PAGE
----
The right conveyor supplier is looking at a total line solution. They want to know what’s occurring upstream and downstream of the conveyor to determine how their sanitary platform can best complement the entire line. Often, this research leads a manufacturer to recommend additional options to best orientate and move product along to the next station — all to make the line more efficient.
To help get the most out of your conveyor system, a competent supplier analyzes all aspects of your application and asks the right questions up front to ensure the platform they are designing will complement other equipment on the line to meet your production goals and increase your OEE.
Consistent sanitary design
A strong sanitary conveyor platform is one that has a hygienic design that not only minimizes product debris but also allows for fast and effective sanitation.
The continued rollout of the FDA’s Food Safety Modernization Act has forced many food manufacturers to take a closer look at their conveyors to ensure compliance and hygienic practices stay top of mind. But the law isn’t only affecting food companies, as some conveyor manufactures have also revamped their designs to provide consistent, true sanitary standards across their platforms. Engineering developments in conveyors like removing small nooks, crevices and fasteners that can become catch points for water, food particles and other particulates may seem small, but can, in fact, go a long way toward reducing breeding environments for bacteria to grow. Other features, like rounding squared edges to allow water and particulates to run off also contribute to a conveyor’s hygienic design.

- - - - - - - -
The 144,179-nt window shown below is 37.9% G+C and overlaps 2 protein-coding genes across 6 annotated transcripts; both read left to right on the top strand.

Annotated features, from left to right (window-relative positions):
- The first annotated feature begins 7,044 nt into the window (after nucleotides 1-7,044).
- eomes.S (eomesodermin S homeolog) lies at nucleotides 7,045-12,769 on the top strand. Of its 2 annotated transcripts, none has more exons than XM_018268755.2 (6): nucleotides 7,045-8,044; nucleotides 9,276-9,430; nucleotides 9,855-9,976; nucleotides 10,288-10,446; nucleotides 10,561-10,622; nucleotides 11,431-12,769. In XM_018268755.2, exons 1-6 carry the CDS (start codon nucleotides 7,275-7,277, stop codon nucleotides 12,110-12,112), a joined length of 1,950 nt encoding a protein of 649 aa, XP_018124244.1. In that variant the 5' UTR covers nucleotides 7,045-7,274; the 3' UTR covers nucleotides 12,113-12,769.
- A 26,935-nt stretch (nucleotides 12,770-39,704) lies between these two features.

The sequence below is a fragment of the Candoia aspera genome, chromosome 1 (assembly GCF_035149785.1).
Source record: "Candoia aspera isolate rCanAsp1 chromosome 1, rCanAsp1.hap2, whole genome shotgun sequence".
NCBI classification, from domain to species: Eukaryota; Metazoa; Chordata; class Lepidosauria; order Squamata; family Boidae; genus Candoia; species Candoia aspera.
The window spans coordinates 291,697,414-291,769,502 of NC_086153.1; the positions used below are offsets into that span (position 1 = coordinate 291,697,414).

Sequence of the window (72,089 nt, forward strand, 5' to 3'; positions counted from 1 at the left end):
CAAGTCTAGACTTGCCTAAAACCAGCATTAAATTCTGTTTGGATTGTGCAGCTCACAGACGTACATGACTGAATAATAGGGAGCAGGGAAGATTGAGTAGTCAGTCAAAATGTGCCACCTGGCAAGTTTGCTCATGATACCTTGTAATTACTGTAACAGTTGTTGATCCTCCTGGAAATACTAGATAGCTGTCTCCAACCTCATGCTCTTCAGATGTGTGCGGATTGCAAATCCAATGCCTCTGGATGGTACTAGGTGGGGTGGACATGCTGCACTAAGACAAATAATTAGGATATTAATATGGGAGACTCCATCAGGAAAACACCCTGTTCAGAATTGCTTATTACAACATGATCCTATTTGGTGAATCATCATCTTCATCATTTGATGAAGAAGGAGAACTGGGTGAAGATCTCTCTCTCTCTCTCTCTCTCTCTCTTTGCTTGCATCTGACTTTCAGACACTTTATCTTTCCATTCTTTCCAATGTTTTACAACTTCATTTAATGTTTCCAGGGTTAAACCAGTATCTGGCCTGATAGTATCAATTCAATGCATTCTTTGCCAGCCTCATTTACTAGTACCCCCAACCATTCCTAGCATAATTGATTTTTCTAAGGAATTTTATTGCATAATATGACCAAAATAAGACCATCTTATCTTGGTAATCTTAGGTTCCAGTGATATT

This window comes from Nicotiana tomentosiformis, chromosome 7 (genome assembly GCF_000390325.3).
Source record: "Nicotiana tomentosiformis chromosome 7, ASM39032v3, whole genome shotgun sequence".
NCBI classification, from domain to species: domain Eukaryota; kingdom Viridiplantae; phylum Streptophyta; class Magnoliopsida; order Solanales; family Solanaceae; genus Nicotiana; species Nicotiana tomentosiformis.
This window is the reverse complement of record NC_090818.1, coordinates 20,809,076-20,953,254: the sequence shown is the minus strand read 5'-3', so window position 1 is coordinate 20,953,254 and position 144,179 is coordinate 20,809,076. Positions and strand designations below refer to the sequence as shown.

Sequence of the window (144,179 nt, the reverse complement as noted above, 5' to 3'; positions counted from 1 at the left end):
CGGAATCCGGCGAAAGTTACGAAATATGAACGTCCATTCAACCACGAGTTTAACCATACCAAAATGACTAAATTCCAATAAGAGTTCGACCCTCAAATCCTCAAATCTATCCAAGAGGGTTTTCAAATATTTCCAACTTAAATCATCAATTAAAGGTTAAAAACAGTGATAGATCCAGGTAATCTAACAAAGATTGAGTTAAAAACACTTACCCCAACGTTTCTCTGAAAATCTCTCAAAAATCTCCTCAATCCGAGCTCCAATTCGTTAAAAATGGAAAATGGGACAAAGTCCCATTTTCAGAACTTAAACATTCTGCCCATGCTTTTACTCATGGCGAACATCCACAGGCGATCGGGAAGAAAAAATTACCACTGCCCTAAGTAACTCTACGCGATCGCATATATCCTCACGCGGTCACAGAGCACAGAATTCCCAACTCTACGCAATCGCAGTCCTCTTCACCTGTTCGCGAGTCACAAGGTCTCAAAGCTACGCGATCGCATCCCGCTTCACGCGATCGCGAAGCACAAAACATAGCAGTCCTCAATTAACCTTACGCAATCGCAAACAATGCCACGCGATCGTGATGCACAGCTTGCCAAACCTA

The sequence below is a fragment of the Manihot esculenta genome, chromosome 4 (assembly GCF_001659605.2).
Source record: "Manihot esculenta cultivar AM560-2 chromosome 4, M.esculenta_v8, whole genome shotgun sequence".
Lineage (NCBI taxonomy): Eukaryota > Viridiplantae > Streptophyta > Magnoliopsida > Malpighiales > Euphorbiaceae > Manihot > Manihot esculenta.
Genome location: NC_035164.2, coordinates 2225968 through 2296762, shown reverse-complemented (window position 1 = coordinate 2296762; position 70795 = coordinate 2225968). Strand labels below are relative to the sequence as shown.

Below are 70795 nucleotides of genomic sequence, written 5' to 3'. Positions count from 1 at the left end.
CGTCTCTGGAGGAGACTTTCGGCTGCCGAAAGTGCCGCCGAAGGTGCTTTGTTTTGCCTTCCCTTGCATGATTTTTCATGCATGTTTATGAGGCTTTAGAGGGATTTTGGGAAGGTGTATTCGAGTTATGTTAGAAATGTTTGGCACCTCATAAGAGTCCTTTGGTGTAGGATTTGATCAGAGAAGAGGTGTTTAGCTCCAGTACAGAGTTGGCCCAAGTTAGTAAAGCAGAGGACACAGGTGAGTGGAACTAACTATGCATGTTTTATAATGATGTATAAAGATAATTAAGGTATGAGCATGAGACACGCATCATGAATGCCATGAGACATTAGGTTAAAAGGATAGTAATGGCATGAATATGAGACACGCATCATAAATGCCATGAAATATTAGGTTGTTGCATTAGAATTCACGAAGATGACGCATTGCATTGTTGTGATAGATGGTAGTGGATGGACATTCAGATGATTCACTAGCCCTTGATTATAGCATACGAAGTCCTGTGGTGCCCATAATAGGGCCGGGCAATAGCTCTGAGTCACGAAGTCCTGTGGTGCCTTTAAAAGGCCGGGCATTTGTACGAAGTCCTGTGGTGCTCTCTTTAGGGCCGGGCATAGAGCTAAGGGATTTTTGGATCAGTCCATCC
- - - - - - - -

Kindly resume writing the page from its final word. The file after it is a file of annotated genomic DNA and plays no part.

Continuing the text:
It’s important to note a misconception that all stainless steel conveyors are sanitary — that’s simply not true in some cases. Stainless steel is certainly the right material to use in applications that call for regular washings with light chemical cleaning agents. A basic stainless steel conveyor can be washed throughout the day as needed, depending on how it is built, but it’s not necessarily sanitary. Sanitizing or cleaning a conveyor involves an entirely different process than simply washing it down, and much of achieving a sanitized conveyor depends on the way it was initially designed. Eliminating catch points to prevent water and particulate from collecting in the food zone is just one engineering example that goes into making a conveyor a true sanitary platform.
Food and beverage manufacturers can benefit by working with a reputable conveyor suppler who brings both application expertise and a true sanitary platform to the table. A partner supplier, who has the manpower, competency and expertise to design and coordinate integration of the conveyor with other equipment and most importantly make sure the production time achieves maximum throughput and OEE. Selecting a supplier with a proven track record to look at your entire processing line and leaning on that knowledge to offer sound recommendations for improvement provides value to you in the years to come.
John Kuhnz is vice president – Engineered Solutions at Dorner, a privately held, global manufacturer in the design, application and integration of low-profile conveyor platforms. He can be reached at 262-369-1332 or at firstname.lastname@example.org.